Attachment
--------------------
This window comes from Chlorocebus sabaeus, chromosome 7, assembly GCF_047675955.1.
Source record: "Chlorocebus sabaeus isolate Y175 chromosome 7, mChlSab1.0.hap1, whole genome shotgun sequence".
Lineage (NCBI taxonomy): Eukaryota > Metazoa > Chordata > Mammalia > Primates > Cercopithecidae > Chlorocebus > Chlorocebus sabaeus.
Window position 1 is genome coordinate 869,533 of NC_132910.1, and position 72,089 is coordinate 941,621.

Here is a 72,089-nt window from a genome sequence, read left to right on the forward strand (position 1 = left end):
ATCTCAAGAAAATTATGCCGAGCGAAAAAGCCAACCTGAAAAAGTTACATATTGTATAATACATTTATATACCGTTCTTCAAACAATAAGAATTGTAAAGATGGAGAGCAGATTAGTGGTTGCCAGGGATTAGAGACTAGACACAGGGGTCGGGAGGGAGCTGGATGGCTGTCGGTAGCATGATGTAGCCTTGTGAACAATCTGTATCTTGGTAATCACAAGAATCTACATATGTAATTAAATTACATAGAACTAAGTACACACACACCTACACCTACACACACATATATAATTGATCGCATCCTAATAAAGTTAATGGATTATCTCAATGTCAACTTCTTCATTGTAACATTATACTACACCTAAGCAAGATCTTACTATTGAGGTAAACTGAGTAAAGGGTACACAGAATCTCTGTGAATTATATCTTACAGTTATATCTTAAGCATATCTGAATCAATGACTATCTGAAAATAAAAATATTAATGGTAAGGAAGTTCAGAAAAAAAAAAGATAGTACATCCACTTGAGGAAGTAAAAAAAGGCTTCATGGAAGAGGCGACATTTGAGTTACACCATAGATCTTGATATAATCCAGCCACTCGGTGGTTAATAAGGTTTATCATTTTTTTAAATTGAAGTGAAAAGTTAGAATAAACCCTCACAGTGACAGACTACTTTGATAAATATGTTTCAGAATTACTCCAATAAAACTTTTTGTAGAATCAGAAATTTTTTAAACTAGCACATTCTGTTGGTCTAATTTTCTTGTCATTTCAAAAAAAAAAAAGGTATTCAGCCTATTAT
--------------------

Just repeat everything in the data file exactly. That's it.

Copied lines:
This window comes from Chlorocebus sabaeus, chromosome 7, assembly GCF_047675955.1.
Source record: "Chlorocebus sabaeus isolate Y175 chromosome 7, mChlSab1.0.hap1, whole genome shotgun sequence".
Lineage (NCBI taxonomy): Eukaryota > Metazoa > Chordata > Mammalia > Primates > Cercopithecidae > Chlorocebus > Chlorocebus sabaeus.
Window position 1 is genome coordinate 869,533 of NC_132910.1, and position 72,089 is coordinate 941,621.

Here is a 72,089-nt window from a genome sequence, read left to right on the forward strand (position 1 = left end):
ATCTCAAGAAAATTATGCCGAGCGAAAAAGCCAACCTGAAAAAGTTACATATTGTATAATACATTTATATACCGTTCTTCAAACAATAAGAATTGTAAAGATGGAGAGCAGATTAGTGGTTGCCAGGGATTAGAGACTAGACACAGGGGTCGGGAGGGAGCTGGATGGCTGTCGGTAGCATGATGTAGCCTTGTGAACAATCTGTATCTTGGTAATCACAAGAATCTACATATGTAATTAAATTACATAGAACTAAGTACACACACACCTACACCTACACACACATATATAATTGATCGCATCCTAATAAAGTTAATGGATTATCTCAATGTCAACTTCTTCATTGTAACATTATACTACACCTAAGCAAGATCTTACTATTGAGGTAAACTGAGTAAAGGGTACACAGAATCTCTGTGAATTATATCTTACAGTTATATCTTAAGCATATCTGAATCAATGACTATCTGAAAATAAAAATATTAATGGTAAGGAAGTTCAGAAAAAAAAAAGATAGTACATCCACTTGAGGAAGTAAAAAAAGGCTTCATGGAAGAGGCGACATTTGAGTTACACCATAGATCTTGATATAATCCAGCCACTCGGTGGTTAATAAGGTTTATCATTTTTTTAAATTGAAGTGAAAAGTTAGAATAAACCCTCACAGTGACAGACTACTTTGATAAATATGTTTCAGAATTACTCCAATAAAACTTTTTGTAGAATCAGAAATTTTTTAAACTAGCACATTCTGTTGGTCTAATTTTCTTGTCATTTCAAAAAAAAAAAAGGTATTCAGCCTATTAT